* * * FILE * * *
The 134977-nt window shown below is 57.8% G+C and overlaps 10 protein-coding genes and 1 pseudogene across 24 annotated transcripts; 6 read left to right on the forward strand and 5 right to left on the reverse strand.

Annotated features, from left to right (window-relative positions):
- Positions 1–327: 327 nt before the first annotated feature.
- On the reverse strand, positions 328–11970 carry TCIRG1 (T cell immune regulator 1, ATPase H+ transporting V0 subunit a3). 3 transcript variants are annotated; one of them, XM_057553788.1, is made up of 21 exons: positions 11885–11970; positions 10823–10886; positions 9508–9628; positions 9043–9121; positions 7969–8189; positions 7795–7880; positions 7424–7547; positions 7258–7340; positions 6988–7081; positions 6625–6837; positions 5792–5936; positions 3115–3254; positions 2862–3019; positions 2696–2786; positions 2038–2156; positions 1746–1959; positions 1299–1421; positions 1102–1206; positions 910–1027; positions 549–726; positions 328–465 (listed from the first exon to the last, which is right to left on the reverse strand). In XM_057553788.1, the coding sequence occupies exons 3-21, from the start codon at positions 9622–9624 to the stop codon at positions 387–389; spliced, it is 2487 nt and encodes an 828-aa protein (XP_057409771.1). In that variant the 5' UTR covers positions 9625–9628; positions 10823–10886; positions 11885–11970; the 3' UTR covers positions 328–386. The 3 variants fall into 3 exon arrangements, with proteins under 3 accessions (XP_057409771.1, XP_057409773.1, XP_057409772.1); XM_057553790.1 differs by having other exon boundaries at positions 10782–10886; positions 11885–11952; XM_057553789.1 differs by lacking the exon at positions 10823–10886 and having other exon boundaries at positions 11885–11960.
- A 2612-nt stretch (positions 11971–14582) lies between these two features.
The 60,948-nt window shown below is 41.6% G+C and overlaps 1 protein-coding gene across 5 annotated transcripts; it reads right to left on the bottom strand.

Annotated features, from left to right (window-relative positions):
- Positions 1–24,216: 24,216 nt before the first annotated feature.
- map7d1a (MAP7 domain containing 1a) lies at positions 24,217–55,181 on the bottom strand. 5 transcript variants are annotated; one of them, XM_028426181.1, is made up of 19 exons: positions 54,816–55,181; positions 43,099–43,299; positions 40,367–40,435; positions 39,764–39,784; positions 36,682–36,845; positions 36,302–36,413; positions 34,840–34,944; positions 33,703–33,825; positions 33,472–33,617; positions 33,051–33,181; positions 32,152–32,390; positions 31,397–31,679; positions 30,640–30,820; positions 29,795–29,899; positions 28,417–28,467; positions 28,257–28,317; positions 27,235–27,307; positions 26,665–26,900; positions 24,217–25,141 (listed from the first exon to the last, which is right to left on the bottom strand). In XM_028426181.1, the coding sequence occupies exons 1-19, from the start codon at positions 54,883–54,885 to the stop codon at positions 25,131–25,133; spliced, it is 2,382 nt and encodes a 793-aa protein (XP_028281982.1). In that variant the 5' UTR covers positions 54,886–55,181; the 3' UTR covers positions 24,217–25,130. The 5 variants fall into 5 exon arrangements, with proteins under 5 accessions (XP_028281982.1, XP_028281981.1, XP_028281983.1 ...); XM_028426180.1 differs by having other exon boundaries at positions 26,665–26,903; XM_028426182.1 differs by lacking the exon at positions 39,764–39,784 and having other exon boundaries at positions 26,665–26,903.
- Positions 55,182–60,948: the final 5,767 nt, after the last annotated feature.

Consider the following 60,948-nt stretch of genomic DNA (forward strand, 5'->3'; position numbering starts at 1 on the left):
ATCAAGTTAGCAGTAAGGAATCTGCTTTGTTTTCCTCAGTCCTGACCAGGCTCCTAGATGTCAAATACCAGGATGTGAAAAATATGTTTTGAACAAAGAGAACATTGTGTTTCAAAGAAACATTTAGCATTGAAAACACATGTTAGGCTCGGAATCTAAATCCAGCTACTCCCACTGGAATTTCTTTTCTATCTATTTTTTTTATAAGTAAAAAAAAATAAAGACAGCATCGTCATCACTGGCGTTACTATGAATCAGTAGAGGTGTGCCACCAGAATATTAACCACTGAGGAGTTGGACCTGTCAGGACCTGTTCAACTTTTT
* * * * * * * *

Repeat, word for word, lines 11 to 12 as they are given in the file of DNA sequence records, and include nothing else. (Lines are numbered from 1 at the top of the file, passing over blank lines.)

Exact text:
Consider the following 60,948-nt stretch of genomic DNA (forward strand, 5'->3'; position numbering starts at 1 on the left):
ATCAAGTTAGCAGTAAGGAATCTGCTTTGTTTTCCTCAGTCCTGACCAGGCTCCTAGATGTCAAATACCAGGATGTGAAAAATATGTTTTGAACAAAGAGAACATTGTGTTTCAAAGAAACATTTAGCATTGAAAACACATGTTAGGCTCGGAATCTAAATCCAGCTACTCCCACTGGAATTTCTTTTCTATCTATTTTTTTTATAAGTAAAAAAAAATAAAGACAGCATCGTCATCACTGGCGTTACTATGAATCAGTAGAGGTGTGCCACCAGAATATTAACCACTGAGGAGTTGGACCTGTCAGGACCTGTTCAACTTTTT